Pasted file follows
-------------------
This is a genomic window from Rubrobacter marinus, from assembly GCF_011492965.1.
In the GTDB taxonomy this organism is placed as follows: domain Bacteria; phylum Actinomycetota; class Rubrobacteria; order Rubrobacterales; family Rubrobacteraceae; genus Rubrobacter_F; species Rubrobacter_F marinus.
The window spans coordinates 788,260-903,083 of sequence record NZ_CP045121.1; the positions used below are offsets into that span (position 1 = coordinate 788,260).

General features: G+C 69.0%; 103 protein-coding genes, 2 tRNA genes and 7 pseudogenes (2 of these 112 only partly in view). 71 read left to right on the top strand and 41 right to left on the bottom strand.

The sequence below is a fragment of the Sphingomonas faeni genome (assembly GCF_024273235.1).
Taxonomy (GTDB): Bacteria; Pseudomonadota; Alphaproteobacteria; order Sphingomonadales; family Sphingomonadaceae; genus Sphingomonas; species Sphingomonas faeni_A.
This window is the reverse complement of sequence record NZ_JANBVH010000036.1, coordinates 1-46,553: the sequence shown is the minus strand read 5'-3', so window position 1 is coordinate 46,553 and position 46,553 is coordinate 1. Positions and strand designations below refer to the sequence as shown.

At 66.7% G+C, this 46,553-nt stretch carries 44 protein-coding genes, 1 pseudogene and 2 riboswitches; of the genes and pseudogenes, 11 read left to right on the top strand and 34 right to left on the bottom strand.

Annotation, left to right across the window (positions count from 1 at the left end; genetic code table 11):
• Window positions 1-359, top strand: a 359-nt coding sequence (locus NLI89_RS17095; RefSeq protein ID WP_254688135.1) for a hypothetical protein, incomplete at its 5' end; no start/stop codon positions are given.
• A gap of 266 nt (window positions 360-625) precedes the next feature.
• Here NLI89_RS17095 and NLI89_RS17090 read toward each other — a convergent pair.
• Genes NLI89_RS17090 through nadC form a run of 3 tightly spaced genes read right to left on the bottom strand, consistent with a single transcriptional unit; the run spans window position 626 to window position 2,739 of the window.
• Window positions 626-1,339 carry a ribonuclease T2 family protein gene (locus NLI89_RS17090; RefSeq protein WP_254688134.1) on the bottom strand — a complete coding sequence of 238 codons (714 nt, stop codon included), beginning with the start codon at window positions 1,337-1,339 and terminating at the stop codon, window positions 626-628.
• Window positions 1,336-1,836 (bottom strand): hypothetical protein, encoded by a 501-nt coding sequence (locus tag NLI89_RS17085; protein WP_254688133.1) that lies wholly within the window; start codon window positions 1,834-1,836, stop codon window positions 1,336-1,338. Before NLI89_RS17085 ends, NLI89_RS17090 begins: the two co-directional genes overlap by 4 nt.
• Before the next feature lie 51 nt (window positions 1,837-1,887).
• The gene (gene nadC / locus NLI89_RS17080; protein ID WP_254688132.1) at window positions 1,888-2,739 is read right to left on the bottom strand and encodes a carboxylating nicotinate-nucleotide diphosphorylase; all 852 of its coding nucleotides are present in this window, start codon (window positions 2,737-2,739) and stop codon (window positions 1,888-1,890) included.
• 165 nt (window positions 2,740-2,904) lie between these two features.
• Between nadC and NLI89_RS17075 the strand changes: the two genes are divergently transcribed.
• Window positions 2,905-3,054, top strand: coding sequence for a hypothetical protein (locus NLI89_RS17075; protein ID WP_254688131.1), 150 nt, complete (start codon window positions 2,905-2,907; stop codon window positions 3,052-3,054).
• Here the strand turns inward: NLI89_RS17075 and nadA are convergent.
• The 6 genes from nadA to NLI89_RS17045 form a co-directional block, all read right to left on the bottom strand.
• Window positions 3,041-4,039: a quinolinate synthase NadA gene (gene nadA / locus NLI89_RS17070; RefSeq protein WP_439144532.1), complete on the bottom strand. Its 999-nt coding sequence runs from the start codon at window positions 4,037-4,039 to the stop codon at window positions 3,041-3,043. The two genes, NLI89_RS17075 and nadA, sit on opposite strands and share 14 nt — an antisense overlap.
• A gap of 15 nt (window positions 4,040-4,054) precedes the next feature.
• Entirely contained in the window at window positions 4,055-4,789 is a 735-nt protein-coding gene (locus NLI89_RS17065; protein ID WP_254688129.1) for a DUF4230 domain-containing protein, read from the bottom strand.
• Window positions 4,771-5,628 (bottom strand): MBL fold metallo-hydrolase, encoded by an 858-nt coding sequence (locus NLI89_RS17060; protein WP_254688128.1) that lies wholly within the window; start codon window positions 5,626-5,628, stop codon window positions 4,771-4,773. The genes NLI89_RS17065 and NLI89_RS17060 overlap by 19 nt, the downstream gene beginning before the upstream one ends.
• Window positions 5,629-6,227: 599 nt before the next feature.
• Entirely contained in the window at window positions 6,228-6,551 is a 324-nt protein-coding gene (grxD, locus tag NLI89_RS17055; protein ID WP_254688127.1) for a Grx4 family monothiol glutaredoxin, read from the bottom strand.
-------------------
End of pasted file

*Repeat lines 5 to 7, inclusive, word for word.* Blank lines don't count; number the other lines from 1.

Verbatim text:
The sequence below is a fragment of the Sphingomonas faeni genome (assembly GCF_024273235.1).
Taxonomy (GTDB): Bacteria; Pseudomonadota; Alphaproteobacteria; order Sphingomonadales; family Sphingomonadaceae; genus Sphingomonas; species Sphingomonas faeni_A.
This window is the reverse complement of sequence record NZ_JANBVH010000036.1, coordinates 1-46,553: the sequence shown is the minus strand read 5'-3', so window position 1 is coordinate 46,553 and position 46,553 is coordinate 1. Positions and strand designations below refer to the sequence as shown.